Connecting Knowledge through Experiential Education at Greenhill: The History and Science of Our First National Park

9 02 2015

In the Classroom

By Chris Bigenho, Director of Instructional Technology

Take a stroll through any major university and you can find great halls and facilities dedicated to the teaching of specific disciplines. K-12 schools start to look that way as you move through the upper grades. You can find classrooms where the beauty of mathematics is shared with students. English and History is learned in their respective pods while Science and Art have their own buildings. In many cases, this is necessary because of the nature of the materials used within the teaching of these disciplines. However, one effect that stems from this physical segmenting of the distribution and manipulation of knowledge is the creation of knowledge silos where discipline specific problems are addressed.

These knowledge silos bear little resemblance to how we naturally learn and how the world works. Most of the world’s problems do not have answers that reside in any…

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Computer Science and the Birth of a New Core Literacy- Part 1

29 06 2014

Sitting in a session on the value of computational thinking. It seems we may be birds of a feather. Here is a post that I wrote back in January that looks at the possibility that Computer Science is a new core literacy. What are your thoughts?

Life in the Renaissance

A series of interactions, experiences and recursive reflections serve as the stimulas for this latest entry- How and when is a new literacy born? Like the birth of a star, I believe we notice new core literacies long after their initial birth often discovering their significance far removed from their initial impact on society.

There has been a lot of press lately about the need to teach computer programming or “coding’ is schools today. From “A Day of Code” to Code Academy to the potpourri of news stories and opportunities all extolling the virtues of “coding”. While not a new concept, there is even a resurgence of conversation about how learning a computer programming language can replace the requirement of learning a world language.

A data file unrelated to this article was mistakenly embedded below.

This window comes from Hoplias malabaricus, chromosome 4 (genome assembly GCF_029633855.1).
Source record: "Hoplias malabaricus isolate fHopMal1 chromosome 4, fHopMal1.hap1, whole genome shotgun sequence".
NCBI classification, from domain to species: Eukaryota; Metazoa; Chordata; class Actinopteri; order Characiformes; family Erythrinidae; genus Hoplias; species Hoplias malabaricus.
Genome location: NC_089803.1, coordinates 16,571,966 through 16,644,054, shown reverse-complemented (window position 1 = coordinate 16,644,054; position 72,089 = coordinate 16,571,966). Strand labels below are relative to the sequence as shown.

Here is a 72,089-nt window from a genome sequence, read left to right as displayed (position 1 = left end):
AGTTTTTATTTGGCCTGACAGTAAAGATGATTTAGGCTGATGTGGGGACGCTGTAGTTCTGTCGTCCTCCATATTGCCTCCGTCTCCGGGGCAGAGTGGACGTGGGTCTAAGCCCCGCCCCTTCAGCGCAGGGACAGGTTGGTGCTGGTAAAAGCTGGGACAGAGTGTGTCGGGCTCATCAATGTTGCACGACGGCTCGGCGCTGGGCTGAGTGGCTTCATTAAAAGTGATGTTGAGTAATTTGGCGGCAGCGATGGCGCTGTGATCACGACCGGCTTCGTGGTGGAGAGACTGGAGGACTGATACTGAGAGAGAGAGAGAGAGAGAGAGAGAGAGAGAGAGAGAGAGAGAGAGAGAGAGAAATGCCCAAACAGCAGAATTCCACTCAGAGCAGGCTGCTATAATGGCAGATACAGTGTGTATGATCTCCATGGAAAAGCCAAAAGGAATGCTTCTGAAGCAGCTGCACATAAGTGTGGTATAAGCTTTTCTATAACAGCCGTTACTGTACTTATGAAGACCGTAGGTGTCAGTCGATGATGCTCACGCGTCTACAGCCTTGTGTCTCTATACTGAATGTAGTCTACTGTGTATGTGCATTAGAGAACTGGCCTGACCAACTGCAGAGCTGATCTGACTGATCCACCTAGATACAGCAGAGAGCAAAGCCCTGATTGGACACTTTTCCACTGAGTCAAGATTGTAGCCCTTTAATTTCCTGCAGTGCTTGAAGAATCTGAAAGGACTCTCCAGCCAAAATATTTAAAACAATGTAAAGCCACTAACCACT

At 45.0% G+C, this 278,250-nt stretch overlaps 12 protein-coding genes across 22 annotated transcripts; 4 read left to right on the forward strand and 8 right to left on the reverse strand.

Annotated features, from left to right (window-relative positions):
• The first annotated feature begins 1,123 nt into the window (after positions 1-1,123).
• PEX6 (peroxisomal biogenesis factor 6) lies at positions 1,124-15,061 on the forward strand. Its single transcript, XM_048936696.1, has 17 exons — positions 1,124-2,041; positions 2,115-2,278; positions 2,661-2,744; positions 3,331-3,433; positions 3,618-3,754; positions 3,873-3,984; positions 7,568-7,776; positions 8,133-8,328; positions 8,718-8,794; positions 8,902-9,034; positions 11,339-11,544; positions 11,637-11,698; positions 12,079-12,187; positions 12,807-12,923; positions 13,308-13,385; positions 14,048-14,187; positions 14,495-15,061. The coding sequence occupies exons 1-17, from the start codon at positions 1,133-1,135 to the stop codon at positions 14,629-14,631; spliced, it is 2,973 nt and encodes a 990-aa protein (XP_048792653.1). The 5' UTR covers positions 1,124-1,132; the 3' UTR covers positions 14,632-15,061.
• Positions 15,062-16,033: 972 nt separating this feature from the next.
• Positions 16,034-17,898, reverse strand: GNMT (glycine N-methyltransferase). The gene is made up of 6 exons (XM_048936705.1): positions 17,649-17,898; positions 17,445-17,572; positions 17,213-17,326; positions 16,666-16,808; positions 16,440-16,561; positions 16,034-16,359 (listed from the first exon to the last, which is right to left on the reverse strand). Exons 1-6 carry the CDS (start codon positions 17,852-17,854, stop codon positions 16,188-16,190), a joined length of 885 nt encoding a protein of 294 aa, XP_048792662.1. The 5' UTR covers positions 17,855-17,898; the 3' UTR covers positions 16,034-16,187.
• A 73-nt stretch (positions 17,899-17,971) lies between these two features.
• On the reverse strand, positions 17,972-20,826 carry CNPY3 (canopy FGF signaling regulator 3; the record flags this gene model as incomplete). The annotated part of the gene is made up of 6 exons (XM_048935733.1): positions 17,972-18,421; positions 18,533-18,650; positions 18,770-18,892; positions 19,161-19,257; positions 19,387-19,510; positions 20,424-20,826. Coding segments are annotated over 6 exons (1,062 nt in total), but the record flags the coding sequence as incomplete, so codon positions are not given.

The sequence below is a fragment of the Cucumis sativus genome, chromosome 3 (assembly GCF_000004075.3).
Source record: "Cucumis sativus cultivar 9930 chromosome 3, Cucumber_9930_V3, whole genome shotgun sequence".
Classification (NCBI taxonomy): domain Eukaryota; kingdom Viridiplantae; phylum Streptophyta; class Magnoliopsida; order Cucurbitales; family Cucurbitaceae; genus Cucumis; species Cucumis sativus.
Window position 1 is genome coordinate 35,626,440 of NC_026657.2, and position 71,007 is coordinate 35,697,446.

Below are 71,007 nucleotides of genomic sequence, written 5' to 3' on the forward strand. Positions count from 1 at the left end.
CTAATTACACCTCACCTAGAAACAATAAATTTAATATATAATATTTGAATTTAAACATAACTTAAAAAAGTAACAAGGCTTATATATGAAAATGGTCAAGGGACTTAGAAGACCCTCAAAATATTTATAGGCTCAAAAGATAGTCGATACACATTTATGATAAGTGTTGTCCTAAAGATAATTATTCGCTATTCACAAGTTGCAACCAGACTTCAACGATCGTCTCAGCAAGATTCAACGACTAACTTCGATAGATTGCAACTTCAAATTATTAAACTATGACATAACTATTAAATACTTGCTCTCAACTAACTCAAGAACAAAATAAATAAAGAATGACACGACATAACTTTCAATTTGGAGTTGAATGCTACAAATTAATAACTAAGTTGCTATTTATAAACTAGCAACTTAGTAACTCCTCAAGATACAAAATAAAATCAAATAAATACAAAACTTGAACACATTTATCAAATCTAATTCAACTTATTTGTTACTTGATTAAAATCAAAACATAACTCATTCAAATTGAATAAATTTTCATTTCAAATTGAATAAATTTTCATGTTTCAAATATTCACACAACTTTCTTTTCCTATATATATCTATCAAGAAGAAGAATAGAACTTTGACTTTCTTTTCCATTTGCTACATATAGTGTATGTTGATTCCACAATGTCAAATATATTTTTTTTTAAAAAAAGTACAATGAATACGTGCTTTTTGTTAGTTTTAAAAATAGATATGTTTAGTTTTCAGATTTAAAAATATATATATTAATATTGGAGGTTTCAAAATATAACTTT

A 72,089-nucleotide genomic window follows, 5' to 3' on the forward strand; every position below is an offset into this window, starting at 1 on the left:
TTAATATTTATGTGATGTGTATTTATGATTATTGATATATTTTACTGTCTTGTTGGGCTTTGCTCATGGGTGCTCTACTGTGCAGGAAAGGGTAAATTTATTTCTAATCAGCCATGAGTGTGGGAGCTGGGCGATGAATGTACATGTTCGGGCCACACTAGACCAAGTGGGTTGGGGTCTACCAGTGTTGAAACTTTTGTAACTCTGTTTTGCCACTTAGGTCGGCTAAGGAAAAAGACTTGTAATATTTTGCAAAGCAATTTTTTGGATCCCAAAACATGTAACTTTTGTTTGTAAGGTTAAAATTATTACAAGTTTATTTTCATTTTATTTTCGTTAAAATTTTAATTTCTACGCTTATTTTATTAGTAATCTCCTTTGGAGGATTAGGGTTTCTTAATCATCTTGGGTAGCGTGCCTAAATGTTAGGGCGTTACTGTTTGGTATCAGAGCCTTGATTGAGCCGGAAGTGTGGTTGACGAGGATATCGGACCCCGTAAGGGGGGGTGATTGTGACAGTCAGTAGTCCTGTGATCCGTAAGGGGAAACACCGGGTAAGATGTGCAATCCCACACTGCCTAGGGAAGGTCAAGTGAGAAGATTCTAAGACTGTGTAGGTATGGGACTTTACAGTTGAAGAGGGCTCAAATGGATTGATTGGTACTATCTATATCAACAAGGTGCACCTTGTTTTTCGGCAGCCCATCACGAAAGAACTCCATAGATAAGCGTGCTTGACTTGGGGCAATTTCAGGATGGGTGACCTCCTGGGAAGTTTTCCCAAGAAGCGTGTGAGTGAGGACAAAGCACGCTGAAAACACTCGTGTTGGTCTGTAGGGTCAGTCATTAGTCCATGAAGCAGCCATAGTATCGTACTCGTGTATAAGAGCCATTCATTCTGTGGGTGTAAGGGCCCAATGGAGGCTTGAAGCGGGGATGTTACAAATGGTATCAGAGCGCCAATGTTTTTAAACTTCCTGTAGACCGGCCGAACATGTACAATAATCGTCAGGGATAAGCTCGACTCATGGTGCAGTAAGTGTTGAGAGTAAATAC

I am a fan of “coding” but feel that all of the conversation about coding really misses the point. We should really be discussing the idea…

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What is Trending on Twitter at ISTE 2014 Saturday at 2:00 pm?

28 06 2014
Bloggers Cafe

Bloggers Cafe

As a researcher, I love data. And when you bring together thousands of tech savoy educators, you have a fountain of data that flows at amazing rates across the digital ether. Rather than letting this data bounce off the walls of TweetDeck, HooteSuite or the aggregator of your choice, I set up a Tweet Archive to capture all of the tweets from this year’s ISTE. This tool also allows for some quick visualizations of the data as it comes in. While not sufficient to attach any real meaning without true analysis, it is still fun to watch. As of about a week ago, there were around 6000 tweets in the archive tagged #iste2014 or #iste14. As of about 2:00 pm on Saturday, there were over 25,000 tweets with these tags! Here are a few graphics representing the data up to this point.

 

Tweet Archive: http://www.tweetarchivist.com/bigenhoc/15

 

 

 

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Education is Big Business- What will we be sold this year?

28 06 2014

ISTE Expo SetupAs I sit here in the ISTE 2014 Bloggers Cafe overlooking the Expo, I am struck by the scale of the space and the work that goes into the set up of such a space. With each area being assigned a “zip code” booths are currently being assembled in preparation for the opening tomorrow. As I look at the size of some of the booths and banners, it is hard not to think about the impact that big business has on education. In fact, it is clear that education in itself, big business. How will the business of education interact with the business of “stuff” this year at ISTE?

While I am not in the market for “stuff”, it looks like I will have plenty to review and explore when the Expo opens. One of the things I like to do as see what is being pitched as the best for changing the way education is done and improving outcomes. Generally, I find most products being pitched in education run counter to my epistemic perspective of how learning happens, what is important to learn and simply put, what teaching and learning should look like. In past years, it was the Interactive Whiteboard, Office Software, Learning Management Systems, Clickers, and a massive amount of software that will drill kids in all they need to know to do well with all of the state mandated testing.

From the size of the banners from where I sit, it looks like the story is still going to be the same. Edmodod, Panasonic, Extreme networks, Epson, Blackboard, MA, Toshiba, Pearson,McGraw Hill, Smart are just a few of the huge banners I see out there. Yet, I am very skeptical that any of these companies will have the latest “stuff” that could really shake things up. This means that those items and ideas will likely be in the smaller booths that will require me to really dig below all of the hype.